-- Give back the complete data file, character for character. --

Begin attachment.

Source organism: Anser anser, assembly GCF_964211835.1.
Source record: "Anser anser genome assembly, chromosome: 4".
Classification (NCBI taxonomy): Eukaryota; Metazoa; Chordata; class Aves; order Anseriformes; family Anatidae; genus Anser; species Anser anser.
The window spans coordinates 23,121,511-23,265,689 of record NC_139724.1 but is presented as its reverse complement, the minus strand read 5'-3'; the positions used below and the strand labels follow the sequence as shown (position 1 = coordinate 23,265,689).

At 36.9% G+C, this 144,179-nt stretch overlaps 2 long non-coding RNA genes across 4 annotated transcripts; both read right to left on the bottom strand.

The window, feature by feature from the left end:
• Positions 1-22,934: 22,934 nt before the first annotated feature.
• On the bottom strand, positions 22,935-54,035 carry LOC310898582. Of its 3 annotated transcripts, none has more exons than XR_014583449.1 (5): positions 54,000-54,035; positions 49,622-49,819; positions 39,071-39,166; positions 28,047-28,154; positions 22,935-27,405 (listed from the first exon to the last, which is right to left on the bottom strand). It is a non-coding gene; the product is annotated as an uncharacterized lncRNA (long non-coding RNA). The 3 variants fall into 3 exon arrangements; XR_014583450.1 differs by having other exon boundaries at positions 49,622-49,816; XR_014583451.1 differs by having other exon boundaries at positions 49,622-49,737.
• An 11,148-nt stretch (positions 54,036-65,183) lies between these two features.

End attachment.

Source organism: Anser anser, assembly GCF_964211835.1.
Source record: "Anser anser genome assembly, chromosome: 4".
Classification (NCBI taxonomy): Eukaryota; Metazoa; Chordata; class Aves; order Anseriformes; family Anatidae; genus Anser; species Anser anser.
The window spans coordinates 23,121,511-23,265,689 of record NC_139724.1 but is presented as its reverse complement, the minus strand read 5'-3'; the positions used below and the strand labels follow the sequence as shown (position 1 = coordinate 23,265,689).

At 36.9% G+C, this 144,179-nt stretch overlaps 2 long non-coding RNA genes across 4 annotated transcripts; both read right to left on the bottom strand.

The window, feature by feature from the left end:
• Positions 1-22,934: 22,934 nt before the first annotated feature.
• On the bottom strand, positions 22,935-54,035 carry LOC310898582. Of its 3 annotated transcripts, none has more exons than XR_014583449.1 (5): positions 54,000-54,035; positions 49,622-49,819; positions 39,071-39,166; positions 28,047-28,154; positions 22,935-27,405 (listed from the first exon to the last, which is right to left on the bottom strand). It is a non-coding gene; the product is annotated as an uncharacterized lncRNA (long non-coding RNA). The 3 variants fall into 3 exon arrangements; XR_014583450.1 differs by having other exon boundaries at positions 49,622-49,816; XR_014583451.1 differs by having other exon boundaries at positions 49,622-49,737.
• An 11,148-nt stretch (positions 54,036-65,183) lies between these two features.